During the close of that season, CPFC 2010, a consortium consisting of several wealthy fans, successfully negotiated the purchase of the club. They were led by Steve Parish, the vocal representative for the consortium of four that also included Stephen Browett, Jeremy Hosking and Martin Long. Crucially, the consortium also secured the freehold of Selhurst Park, and paid tribute to a fans' campaign which helped pressure Lloyds Bank into selling the ground back to the club.

Established back in the Premier League (2010–present)

The CPFC 2010 consortium swiftly installed George Burley as the new Palace manager. However a poor start to the following season saw the club hovering around the bottom of the table by December. On 1 January 2011, after a 0–3 defeat to Millwall, Burley was sacked and his assistant Dougie Freedman named caretaker manager. Freedman was appointed manager on a full-time basis on 11 January 2011. Palace moved up the table and by securing a 1–1 draw at Hull City on 30 April, the club was safe from relegation with one game of the season left. After another year and a half as manager, Freedman departed to manage Bolton Wanderers on 23 October 2012.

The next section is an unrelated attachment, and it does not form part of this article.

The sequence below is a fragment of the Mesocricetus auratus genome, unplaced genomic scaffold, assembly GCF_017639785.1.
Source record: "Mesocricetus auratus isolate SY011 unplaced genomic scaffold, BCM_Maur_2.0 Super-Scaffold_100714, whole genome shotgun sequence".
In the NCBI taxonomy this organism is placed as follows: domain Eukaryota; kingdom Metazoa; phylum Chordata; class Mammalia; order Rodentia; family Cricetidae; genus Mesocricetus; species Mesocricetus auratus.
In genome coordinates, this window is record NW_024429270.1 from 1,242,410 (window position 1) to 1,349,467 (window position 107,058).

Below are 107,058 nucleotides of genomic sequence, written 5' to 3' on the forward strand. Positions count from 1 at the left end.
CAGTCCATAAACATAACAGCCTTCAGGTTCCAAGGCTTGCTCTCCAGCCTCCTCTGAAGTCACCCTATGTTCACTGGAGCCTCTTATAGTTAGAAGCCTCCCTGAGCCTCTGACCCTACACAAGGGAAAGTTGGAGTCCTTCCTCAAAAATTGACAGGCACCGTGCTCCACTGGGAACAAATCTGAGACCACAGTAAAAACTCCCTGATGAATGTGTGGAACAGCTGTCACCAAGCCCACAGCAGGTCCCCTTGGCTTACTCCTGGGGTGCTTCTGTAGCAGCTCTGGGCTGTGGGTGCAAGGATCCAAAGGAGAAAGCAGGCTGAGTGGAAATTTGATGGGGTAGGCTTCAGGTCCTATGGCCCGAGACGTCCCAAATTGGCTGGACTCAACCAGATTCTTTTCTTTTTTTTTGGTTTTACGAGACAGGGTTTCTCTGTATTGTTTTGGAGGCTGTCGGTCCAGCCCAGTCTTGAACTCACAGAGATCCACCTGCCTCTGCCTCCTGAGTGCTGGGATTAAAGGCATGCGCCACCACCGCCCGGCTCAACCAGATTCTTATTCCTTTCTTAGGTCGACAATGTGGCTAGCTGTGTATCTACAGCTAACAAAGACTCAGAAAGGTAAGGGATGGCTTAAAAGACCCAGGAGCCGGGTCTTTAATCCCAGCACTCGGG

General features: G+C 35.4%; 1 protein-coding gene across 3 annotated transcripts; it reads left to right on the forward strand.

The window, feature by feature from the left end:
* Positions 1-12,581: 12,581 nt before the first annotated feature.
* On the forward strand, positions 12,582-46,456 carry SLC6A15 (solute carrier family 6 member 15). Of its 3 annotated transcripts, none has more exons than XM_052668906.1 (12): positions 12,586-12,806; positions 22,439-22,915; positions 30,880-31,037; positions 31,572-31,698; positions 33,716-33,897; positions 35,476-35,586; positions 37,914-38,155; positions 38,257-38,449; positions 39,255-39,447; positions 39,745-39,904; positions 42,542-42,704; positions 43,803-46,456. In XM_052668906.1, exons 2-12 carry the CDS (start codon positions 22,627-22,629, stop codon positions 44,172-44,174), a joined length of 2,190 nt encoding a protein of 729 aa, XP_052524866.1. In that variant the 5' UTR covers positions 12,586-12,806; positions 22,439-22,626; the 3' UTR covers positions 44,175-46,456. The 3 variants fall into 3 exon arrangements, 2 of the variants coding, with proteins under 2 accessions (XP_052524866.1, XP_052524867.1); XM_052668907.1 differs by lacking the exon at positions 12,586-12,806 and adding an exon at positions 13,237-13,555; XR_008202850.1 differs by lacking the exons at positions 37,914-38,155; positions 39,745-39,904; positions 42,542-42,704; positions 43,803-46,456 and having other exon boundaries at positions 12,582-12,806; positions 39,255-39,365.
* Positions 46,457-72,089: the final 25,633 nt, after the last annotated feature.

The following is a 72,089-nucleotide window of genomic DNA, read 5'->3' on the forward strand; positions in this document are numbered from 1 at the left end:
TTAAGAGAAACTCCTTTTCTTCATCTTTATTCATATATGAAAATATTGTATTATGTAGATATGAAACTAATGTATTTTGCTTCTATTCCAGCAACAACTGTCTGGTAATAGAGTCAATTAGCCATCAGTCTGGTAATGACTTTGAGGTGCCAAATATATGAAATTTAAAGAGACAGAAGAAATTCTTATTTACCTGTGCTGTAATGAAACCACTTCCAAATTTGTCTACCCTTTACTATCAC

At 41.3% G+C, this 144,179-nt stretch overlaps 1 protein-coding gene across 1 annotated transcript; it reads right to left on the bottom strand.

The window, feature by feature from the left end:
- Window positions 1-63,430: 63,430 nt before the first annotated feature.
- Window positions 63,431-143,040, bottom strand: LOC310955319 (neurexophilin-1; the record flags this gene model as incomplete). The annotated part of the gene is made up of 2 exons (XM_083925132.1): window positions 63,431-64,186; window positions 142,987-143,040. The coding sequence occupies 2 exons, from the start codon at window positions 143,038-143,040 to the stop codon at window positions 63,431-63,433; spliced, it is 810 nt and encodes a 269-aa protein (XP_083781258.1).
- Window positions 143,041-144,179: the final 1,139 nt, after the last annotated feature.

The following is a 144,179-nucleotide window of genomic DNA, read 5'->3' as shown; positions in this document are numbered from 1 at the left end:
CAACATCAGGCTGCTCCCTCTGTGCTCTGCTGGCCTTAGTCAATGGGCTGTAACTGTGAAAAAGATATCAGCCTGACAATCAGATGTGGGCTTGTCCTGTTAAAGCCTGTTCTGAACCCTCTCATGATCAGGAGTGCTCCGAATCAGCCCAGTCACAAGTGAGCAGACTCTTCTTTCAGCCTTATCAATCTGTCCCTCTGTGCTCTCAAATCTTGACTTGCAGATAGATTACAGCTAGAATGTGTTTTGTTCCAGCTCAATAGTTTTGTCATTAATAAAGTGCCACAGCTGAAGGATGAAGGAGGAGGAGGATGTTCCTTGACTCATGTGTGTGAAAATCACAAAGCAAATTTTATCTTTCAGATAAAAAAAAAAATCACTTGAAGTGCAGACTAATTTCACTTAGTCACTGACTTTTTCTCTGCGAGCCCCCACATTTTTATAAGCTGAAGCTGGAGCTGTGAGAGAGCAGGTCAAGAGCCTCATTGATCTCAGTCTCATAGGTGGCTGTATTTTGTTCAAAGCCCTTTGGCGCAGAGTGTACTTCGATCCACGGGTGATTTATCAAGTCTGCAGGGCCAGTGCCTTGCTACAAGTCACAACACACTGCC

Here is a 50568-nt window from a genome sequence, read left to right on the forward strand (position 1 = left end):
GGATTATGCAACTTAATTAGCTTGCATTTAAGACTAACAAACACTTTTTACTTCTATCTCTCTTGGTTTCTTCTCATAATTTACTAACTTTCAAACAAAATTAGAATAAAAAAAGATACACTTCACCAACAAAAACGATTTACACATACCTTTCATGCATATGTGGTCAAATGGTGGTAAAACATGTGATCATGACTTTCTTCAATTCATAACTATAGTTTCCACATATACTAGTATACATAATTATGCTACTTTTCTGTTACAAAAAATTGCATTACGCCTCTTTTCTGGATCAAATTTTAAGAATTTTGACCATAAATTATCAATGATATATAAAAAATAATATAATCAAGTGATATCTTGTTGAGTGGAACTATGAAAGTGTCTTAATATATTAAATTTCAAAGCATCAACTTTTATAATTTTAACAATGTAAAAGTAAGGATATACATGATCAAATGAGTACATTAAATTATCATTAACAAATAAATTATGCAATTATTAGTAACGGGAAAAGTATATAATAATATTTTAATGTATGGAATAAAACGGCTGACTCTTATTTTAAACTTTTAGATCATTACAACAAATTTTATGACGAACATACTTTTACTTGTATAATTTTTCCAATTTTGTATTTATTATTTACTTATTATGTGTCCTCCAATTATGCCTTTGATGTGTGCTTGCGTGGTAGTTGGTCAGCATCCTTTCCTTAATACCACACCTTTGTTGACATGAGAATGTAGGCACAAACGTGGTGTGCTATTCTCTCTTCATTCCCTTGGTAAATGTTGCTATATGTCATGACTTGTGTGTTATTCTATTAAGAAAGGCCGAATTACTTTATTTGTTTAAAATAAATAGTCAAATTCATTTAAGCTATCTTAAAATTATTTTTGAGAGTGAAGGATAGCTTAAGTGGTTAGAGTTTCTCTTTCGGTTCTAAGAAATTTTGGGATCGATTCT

In November 2012, Ian Holloway became the new Palace manager. He guided the club back to the Premier League after an eight-year absence by defeating Watford 1–0 in the Championship play-off final at the new Wembley, but resigned in October 2013. Following a brief spell under Tony Pulis, and an unsuccessful second tenure as manager for Neil Warnock, former Palace player Alan Pardew was confirmed as the new manager in January 2015. In his first full season, Pardew led Palace to the 2016 FA Cup Final, their first for 26 years, losing 1–2 after extra-time to Manchester United. In December 2016, Pardew was sacked and replaced by Sam Allardyce, who kept the club in the Premier League, but resigned unexpectedly at the end of the season. On 26 June 2017, Palace appointed their first permanent foreign manager in former Dutch international Frank de Boer, who was dismissed after only 77 days in charge, with the club having lost their first four league games at the start of the 2017–18 season while failing to score in any of them. His replacement, Roy Hodgson, was appointed the next day. Palace finished in eleventh place in the Premier League in Hodgson's first season, twelfth in the 2018–19 season and fourteenth the following season.

On 18 May 2021, the club announced Hodgson would be leaving at the end of the 2020–21 season, upon the expiration of his contract. He achieved a fourteenth place finish in his last season at the club. On 4 July 2021, Palace appointed the former Arsenal player Patrick Vieira as their new manager on a three-year contract.